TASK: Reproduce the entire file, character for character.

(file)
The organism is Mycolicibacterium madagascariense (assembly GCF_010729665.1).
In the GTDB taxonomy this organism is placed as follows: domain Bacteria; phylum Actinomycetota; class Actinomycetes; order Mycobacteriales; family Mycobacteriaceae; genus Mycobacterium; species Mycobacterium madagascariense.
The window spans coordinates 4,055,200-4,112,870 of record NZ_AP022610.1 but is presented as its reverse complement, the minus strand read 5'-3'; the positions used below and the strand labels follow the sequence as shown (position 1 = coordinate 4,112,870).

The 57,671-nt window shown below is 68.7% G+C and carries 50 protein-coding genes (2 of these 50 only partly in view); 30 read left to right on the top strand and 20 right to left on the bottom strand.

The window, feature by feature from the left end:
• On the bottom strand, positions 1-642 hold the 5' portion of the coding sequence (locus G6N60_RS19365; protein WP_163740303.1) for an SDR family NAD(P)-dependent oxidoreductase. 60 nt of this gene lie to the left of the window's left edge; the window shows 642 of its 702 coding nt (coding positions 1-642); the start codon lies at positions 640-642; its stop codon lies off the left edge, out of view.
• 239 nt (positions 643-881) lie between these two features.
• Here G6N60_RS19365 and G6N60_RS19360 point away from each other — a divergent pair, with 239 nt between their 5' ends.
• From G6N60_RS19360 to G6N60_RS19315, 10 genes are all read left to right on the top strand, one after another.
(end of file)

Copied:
The organism is Mycolicibacterium madagascariense (assembly GCF_010729665.1).
In the GTDB taxonomy this organism is placed as follows: domain Bacteria; phylum Actinomycetota; class Actinomycetes; order Mycobacteriales; family Mycobacteriaceae; genus Mycobacterium; species Mycobacterium madagascariense.
The window spans coordinates 4,055,200-4,112,870 of record NZ_AP022610.1 but is presented as its reverse complement, the minus strand read 5'-3'; the positions used below and the strand labels follow the sequence as shown (position 1 = coordinate 4,112,870).

The 57,671-nt window shown below is 68.7% G+C and carries 50 protein-coding genes (2 of these 50 only partly in view); 30 read left to right on the top strand and 20 right to left on the bottom strand.

The window, feature by feature from the left end:
• On the bottom strand, positions 1-642 hold the 5' portion of the coding sequence (locus G6N60_RS19365; protein WP_163740303.1) for an SDR family NAD(P)-dependent oxidoreductase. 60 nt of this gene lie to the left of the window's left edge; the window shows 642 of its 702 coding nt (coding positions 1-642); the start codon lies at positions 640-642; its stop codon lies off the left edge, out of view.
• 239 nt (positions 643-881) lie between these two features.
• Here G6N60_RS19365 and G6N60_RS19360 point away from each other — a divergent pair, with 239 nt between their 5' ends.
• From G6N60_RS19360 to G6N60_RS19315, 10 genes are all read left to right on the top strand, one after another.